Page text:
I love articles that show off clever code. There are many ways to solve problems in coding, but this is definitely as the article says: elegant. I can't wait to try it out.

The rounding drives me crazy! I hope the browser vendors can all implement a standard soon. As you mentioned Firefox (and IE) seem to have this down in more current versions. I want a solid backbone to my designs and I don't want to have to think about this rounding anymore. It is crazy how much complexity there is to do something that appears so simple for today's websites ... that play nice on different viewports (at least for creating a boilerplate for rapid and consistent development).

If webkit (Safari and Chrome) would use the FF/IE sub-pixel handling methods, life would be better for the designer!

Great reading, john.

I was looking for a better grid system for the next version of Sasson, and zen-grids was always in my mind, for primarily the two reasons you mention here:
* no actual (margin) gutter - using my fluid version for 960gs, I usually set gutter width to 0 to minimize these math errors.
* no push/pull/alpha/omega mixins - those are *not* very user friendly.
now I start thinking my search is over.

Two things I'd like to ask:
* Since (IMO) using floats for layout is a hack, and it's only a matter of time before we demonize them tables-style - did you ever considered an alternative ?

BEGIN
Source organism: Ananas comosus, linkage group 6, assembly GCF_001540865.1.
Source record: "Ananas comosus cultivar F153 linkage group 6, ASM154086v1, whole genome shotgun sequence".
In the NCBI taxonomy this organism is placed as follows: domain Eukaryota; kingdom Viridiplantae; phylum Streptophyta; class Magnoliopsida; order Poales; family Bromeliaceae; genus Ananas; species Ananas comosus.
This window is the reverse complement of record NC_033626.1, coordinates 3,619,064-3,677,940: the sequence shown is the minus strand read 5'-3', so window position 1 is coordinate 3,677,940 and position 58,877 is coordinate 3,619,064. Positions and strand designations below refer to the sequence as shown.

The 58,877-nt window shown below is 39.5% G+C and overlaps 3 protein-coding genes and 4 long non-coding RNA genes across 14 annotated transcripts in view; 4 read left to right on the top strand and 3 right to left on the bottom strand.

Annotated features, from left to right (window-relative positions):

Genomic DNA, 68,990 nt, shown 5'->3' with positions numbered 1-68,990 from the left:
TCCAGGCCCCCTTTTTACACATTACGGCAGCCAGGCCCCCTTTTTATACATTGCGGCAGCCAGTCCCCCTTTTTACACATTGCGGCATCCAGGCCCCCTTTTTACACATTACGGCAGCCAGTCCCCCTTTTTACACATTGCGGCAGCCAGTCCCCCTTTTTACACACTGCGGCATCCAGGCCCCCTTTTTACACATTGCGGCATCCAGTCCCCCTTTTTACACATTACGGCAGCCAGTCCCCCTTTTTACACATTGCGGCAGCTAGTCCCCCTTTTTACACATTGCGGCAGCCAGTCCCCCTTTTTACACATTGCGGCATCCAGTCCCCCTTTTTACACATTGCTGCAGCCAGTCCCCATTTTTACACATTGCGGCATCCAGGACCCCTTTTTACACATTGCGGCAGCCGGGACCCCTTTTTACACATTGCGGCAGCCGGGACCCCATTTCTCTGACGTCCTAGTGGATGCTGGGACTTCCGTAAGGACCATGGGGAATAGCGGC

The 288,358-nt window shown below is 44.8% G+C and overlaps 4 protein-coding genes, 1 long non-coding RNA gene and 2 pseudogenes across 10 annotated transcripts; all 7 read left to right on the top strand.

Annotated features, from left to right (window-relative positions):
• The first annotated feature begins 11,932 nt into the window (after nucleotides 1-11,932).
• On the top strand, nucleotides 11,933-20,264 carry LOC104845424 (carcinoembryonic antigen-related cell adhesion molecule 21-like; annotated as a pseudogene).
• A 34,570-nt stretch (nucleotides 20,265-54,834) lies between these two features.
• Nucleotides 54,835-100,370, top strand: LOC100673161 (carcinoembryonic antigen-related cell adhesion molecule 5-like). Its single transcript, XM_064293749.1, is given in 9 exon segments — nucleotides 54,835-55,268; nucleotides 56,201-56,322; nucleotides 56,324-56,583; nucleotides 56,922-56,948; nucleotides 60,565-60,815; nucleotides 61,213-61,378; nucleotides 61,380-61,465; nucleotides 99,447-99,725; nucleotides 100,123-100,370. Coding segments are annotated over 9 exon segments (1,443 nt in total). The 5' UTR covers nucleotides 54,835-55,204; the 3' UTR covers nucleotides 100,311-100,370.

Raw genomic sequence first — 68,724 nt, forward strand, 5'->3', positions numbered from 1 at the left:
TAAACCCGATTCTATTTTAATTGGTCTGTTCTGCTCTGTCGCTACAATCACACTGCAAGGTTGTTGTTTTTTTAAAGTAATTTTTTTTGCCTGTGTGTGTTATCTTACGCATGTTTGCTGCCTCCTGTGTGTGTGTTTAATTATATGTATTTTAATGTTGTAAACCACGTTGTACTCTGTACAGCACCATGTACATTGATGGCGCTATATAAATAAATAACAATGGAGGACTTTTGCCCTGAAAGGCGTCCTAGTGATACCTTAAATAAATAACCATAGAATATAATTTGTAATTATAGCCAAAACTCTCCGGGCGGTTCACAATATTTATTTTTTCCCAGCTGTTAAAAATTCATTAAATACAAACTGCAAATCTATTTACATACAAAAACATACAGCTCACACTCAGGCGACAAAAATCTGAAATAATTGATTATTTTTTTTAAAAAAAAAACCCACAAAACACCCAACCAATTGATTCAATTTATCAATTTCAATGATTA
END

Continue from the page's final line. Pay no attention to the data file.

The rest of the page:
* Don't you agree zengrids.com deserves a better design ? maybe I can help with that...

"Since (IMO) using floats for layout is a hack, and it's only a matter of time before we demonize them tables-style". Inline blocks (the alternative suggested in the linked article) have serious whitespace issues (every run of space or return characters is essentially its own inline block too.) So I actually completely disagree with the premise of floats being a hack. Its no more of a hack then any other layout solution we had in CSS2.1. Alternatives? The next best thing is flex-box, but that's still years away to wide browser support.

"Don't you agree zengrids.com deserves a better design?" Hell, yes! As you can tell from the cat pics, I'm not a designer. CSS is my forte. I would love some help with a better design! Please! Please!

Thanks for this extensive description. I had the exact same problem at my website with the main navigation, but didn't care about the rounding errors. It seems that Chrome has also switched to sub-pixel rendering in the meantime since the "rounding error gap" isn't evident anymore.

Funnily I have discovered something completely new in your article, namely container-relative floats. Although you use it since 2004 I have never heard about it. Thanks for the tip!

I am very excited about this margin-right: -100% method. Very cool.

I have been doing some extensive testing with it, and found that margin-right: -100% will destroy layouts in IE 7. For some reason, -100% is just too much for it, and everything appears to collapse in on itself.

So instead, for IE 7 (IE 8+ does not have this problem), use margin-right: -99.9%. The difference is almost imperceptible, and it seems to work in all instances I have tested.

Thanks for the awesome post John!